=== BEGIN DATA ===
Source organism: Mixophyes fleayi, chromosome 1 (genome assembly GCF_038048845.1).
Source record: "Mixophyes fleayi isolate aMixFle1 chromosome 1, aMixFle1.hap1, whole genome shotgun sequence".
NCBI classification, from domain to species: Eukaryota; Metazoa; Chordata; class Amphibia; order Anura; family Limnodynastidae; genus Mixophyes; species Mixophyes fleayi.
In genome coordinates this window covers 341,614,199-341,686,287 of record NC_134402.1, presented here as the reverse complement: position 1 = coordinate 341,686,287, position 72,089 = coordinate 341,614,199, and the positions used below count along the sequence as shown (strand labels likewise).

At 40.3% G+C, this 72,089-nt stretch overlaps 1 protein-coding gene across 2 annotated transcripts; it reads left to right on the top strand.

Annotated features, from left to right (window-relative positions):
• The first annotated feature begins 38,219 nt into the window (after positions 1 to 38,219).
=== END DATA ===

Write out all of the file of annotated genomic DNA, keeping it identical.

Source organism: Mixophyes fleayi, chromosome 1 (genome assembly GCF_038048845.1).
Source record: "Mixophyes fleayi isolate aMixFle1 chromosome 1, aMixFle1.hap1, whole genome shotgun sequence".
NCBI classification, from domain to species: Eukaryota; Metazoa; Chordata; class Amphibia; order Anura; family Limnodynastidae; genus Mixophyes; species Mixophyes fleayi.
In genome coordinates this window covers 341,614,199-341,686,287 of record NC_134402.1, presented here as the reverse complement: position 1 = coordinate 341,686,287, position 72,089 = coordinate 341,614,199, and the positions used below count along the sequence as shown (strand labels likewise).

At 40.3% G+C, this 72,089-nt stretch overlaps 1 protein-coding gene across 2 annotated transcripts; it reads left to right on the top strand.

Annotated features, from left to right (window-relative positions):
• The first annotated feature begins 38,219 nt into the window (after positions 1 to 38,219).